How to Copy Your Favorite Authors’ Best Beach Looks
20 Famous Writers Swimming, Surfing, and Strolling by the Sea
Sun, sand, and surf: better than desk, pen, and ink any day. Or at least any day in the summer, when the beach beckons. To get you through the hottest part of the year, and remind you that famous authors are just like us (and not always art monsters chained to their desks), I’ve collected some photos of twenty famous writers at the beach—luxuriating in the sand, goofing off with their dogs, canoodling with their loved ones, and surfing up a storm—and (because why not) added some suggestions as to how to approximate their beach getups. Let it inspire you to make it to the nearest body of water this weekend.
All you need to achieve this look is a full bottle of Sun-In, the all-white swimsuit of your choice, and once in a generation poetic genius! Easy peasy.
The footwear in this photo is on point, and those white loafers are what really make García Márquez’s look here. The jacket seems a bit hot from this vantage, but then again, Greek islands can be pretty windy, and one has to be prepared.
Before you can get this look, you have to go for a long, long run. Preferably many times a week for many years. When you really deserve it you can kick back in your red swim trunks and wait impatiently for someone to take the photo so you can go home already.
Forget the traditional red bathing suit and floaties: you too can lifeguard with another legendary American author as your only accessory. Channel Wolfe with the questionable choice of high striped socks and two-tone oxfords under your linen pants, or go full beach bum, a la Vonnegut, sockless in dirty sneaks. There’s something for everyone in this photo.
Though to be quite fair, this is the quintessential Vonnegut on the Beach photo—same sockless sneak look, but with the best beach accessory of them all: a little dog to chase around.
George Orwell also has a very good
boy beach accessory, and seems to have brought his towel, but otherwise seems to be a little bit lost. Who wears a jacket and tie to the beach, anyway?
I don’t think it’s really possible to recreate the genius in these photographs, but you can start by finding yourself a really exciting polo shirt and at least one revolutionary world-changing artist to hang out with.
Black on black is a classic look—and Mailer proves that you can simply pluck any old New Yorker off the street, take off their shoes, and they’ll be ready for the beach.
To achieve this look, which I will call obvious happiness, you should get yourself a daughter and dress up in matching outfits—not in the creepy Stepford my-daughter-is-my-doll way, but like Didion, in the my-daughter-loves-me-this-much way, and wander the beach barefoot together. Also, put a yellow ribbon in your hair.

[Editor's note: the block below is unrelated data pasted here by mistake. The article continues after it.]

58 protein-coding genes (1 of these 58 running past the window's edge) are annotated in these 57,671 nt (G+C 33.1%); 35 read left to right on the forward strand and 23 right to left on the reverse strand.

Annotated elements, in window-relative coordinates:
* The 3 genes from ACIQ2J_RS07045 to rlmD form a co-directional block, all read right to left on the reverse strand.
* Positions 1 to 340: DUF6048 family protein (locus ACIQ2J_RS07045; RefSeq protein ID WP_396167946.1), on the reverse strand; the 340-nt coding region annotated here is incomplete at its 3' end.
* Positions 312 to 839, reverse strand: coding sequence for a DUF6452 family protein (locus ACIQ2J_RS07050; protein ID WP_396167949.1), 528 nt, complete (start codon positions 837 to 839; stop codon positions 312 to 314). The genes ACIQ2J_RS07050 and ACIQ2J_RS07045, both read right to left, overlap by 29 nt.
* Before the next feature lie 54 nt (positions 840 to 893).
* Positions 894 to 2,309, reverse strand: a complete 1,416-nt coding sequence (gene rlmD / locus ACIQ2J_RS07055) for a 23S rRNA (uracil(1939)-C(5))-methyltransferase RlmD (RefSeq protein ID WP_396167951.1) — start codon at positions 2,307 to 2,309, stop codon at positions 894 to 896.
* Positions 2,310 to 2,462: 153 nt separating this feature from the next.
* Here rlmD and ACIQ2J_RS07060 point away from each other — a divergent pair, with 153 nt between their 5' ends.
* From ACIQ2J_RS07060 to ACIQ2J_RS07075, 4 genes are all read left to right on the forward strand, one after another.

No rest for the wicked—or maybe we’re looking at constant rest for the wicked? Here’s a young Hunter S. Thompson, writing while drinking and sunning. I am impressed by the tiny nature of his shorts, but if that’s not your style, just grab an Amstel and your notebook and you’ll be halfway there.
It’s actually impossible to be as cool as Clarice Lispector, no matter where you go or what you wear, but a nautical one-piece and a pair of dope shades would be a start.
However, it might be possible to be as cool as this statue of Clarice Lispector, which sits on the beach permanently with dog and notebook—but still, I’m not holding my breath.
It’s fair to say that Arthur Miller is living his best life in cheapo nylon swim trunks and your dad’s baseball cap, considering he is accompanied by none other than beach queen Marilyn Monroe.
Channel Agatha Christie with a bathing cap, a surfboard named Fred, and indomitable strength of will. You’ll be fine. Sharks are a myth.
And look, George Bernard Shaw surfed too—at the plucky age of 75. What he’s wearing appears to be a long sweatervest, but I figure, if you’re a surfing septuagenarian, pretty much anything you wear is automatically cool.
You have to love a man who can rock lace-up espadrilles. These are very similar to the ones García Márquez’s wife was wearing, if you’ll notice. Insert conspiracy theory here?
And for good measure, here’s a shot of both artists (look at that clean-shaven Dalí!), down by the water in their sweaters.
I don’t know if you can still buy a bathing suit like this—though you could certainly sew a tank top to a pair of boxer shorts or something—but you can still achieve Hemingway’s essential beach look by being confident, sporty, and still a bit too young to have drunk yourself into the body of a Santa Claus impersonator.
Is it just the fact that it’s Le Guin on this beach that makes it look as though it might as well be on another planet? Either way, it would take quite a bit of magic to pull off the look here—or just a very hip hairstylist (seriously, I have seen this cut and color repeatedly on models in Brooklyn).
How to achieve the James Salter beach experience? Good shoes and quiet dignity.